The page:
Bass Franz Hawlata
By Bruce Duffie
The Bavarian-born singer-actor Franz Hawlata [HAHV-lah-tuh] is eager to
say that he enjoys experimental stagings. Besides mentioning it in
the interview below, the photos show him in various updated productions of
his signature roles. His wide-ranging grasp of music comes from having
studied musicology, and his visions extend beyond just the roles in his repertoire
to a long-range goal of running an opera house!
The details of his career so far are included in the biography reproduced
at the end of this webpage. After showing us his Daland in The Flying Dutchman of Wagner, Chicago
has been fortunate to have had him portray the central characters in two Strauss
operas — Baron Ochs in Der Rosenkavalier, which had sets based
on the original production, and Barak in Die Frau ohne Schatten.
It was in March of 2006, during the run of Rosenkavalier that I had the pleasure
of speaking with Hawlata. Hansom and athletic with a very youthful face,
his English was very good, but occasionally an odd word or strange turn of
phrase would creep into the conversation. Some of those have been smoothed
out, but a few have been left in to give the flavor of his speech.
Names which are links refer to my interviews elsewhere on my website.
He was a jolly fellow and his humor shows through the discussion . . . .
You’re pretty well known these days as Baron Ochs. Do you like being
known for one role or would you rather be known for a range of roles?
Franz Hawlata: I’d
rather be known for a range of roles, which I’ve tried and I’m still trying.
Now I’m doing, for example, Hans Sachs, which I discovered is a new key role
BD: It’s a huge
I wanted to wait until I’m forty, and now I’ve done it and I’m doing it in
Bayreuth. So that’s going to be, hopefully, a new signature role for
me. But I love this part [Ochs] and I love Richard Strauss, but I
rather want to be known for a wide range of repertoire.
BD: So how do
you decide which roles you will sing and which roles you will not sing?
FH: The trouble
in our business is that if you are very good in something, everyone wants
to have you for that. And sometimes you just have to regulate that a
little bit and just drive it down. The problem is I did five revivals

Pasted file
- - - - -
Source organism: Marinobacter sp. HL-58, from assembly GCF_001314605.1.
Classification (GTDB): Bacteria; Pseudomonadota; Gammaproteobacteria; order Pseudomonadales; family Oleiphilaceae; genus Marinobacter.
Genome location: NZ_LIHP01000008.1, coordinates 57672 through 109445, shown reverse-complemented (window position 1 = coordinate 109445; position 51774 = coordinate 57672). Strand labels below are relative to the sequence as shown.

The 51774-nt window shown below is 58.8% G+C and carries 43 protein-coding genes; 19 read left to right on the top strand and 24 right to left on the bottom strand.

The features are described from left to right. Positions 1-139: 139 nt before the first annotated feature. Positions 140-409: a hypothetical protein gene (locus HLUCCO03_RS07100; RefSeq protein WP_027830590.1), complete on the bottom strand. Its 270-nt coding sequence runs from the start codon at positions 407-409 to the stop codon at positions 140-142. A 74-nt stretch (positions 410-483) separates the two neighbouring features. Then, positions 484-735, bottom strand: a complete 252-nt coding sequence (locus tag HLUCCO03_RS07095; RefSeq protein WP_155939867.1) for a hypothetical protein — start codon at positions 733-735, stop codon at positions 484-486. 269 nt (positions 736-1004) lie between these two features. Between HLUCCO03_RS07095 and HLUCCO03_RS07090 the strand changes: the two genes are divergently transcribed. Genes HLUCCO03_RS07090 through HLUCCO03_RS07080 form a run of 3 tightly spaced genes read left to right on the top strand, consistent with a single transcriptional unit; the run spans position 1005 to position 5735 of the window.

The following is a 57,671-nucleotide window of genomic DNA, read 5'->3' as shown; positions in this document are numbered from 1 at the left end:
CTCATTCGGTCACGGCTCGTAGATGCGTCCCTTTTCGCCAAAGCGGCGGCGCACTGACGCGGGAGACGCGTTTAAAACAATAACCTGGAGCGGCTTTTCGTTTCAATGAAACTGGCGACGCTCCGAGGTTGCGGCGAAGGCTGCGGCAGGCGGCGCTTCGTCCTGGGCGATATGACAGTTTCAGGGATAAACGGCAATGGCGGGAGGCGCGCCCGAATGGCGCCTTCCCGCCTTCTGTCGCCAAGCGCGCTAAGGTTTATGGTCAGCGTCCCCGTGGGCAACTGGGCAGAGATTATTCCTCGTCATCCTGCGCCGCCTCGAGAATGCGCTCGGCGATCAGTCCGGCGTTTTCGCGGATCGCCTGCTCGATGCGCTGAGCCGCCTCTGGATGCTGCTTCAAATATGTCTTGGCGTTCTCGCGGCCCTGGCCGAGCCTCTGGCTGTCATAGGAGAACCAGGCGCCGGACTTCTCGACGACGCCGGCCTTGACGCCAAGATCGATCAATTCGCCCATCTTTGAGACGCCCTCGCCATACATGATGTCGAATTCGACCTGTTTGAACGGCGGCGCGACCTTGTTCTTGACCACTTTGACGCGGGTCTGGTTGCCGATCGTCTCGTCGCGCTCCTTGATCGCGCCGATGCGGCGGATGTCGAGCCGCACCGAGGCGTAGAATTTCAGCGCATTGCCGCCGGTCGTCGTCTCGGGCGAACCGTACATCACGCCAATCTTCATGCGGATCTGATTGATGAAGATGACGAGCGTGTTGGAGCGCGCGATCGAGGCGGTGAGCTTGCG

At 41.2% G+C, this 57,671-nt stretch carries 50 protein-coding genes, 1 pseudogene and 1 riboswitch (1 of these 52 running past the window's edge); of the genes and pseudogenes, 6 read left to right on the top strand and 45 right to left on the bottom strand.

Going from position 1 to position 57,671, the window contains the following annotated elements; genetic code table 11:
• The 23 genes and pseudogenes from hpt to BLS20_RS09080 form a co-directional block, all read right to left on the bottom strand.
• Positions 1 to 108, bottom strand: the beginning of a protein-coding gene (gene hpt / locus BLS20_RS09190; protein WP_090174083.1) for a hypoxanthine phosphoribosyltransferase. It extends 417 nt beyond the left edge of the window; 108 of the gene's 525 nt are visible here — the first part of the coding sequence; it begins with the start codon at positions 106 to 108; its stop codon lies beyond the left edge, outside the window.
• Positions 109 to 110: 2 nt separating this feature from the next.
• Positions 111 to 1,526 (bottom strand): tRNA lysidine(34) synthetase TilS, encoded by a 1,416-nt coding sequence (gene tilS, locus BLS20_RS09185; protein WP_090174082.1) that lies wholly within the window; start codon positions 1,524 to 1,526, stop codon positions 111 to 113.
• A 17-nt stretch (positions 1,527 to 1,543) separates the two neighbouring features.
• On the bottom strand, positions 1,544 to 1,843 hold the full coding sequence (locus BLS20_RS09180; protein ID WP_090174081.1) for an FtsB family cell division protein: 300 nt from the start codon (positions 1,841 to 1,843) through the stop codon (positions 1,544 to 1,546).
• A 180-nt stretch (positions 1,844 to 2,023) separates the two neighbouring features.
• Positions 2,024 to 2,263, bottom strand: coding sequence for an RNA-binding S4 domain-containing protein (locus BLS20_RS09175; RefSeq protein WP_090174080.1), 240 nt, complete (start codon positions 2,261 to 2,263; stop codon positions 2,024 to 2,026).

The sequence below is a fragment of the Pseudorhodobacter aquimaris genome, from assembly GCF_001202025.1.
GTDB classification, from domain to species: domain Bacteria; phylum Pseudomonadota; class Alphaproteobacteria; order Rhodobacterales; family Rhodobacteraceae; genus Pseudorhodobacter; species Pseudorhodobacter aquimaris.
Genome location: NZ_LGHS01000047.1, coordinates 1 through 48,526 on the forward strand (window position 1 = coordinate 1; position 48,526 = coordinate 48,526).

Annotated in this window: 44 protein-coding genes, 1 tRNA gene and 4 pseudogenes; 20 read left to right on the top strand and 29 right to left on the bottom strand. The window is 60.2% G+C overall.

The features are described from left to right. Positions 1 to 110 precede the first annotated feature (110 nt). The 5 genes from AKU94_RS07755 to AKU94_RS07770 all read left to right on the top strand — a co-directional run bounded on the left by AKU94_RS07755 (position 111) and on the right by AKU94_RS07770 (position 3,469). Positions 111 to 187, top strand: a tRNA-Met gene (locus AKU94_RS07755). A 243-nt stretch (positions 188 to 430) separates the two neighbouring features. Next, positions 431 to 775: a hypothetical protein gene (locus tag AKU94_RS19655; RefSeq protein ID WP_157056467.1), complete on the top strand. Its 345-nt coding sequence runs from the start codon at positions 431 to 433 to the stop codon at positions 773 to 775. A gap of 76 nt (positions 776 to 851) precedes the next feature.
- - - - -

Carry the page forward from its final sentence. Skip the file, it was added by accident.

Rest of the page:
of this piece in Paris and four revivals of it in New York. Now I just
choose the places where there are people who are important for me, personally
or business-wise, and I just go there and sing it. But actually, I
want to drive it down as far as I can. The performance on Saturday
was my four hundredth performance of this piece, which is a little too much.
BD: But you don’t
want to retire it?
FH: No, but I
will be very particular with saying yes to offers. We’re doing a DVD
in 2009 with Thielemann,
and that might be the last time.
BD: And then
you say farewell to it?
FH: I will say
farewell, because that’s a good moment to say farewell.
BD: Do you find that DVDs are competing with you
in the theater, or is it a good addition to the theatrical performances?
[Photo at left: Hawlata as Ochs in Act II]
FH: Nothing can
compete with a live evening in the theater. The sound, the smell and
the atmosphere you just can’t re-create. Actually, I’m not very fond
of DVD and CDs, but for certain things we can hear the history. For
example, in the history of Rosenkavalier,
since the first performance there was always one group every twenty-five or
thirty years who sang it and they went around the world. First it was
Hilde Gueden, Ludwig Weber, Maria Reining and Lisa Della Casa; then came Sena
Jurinac and then Schwarzkopf, and so. Now we have this group again and
we did more than a hundred performances together. Susan Graham and I are the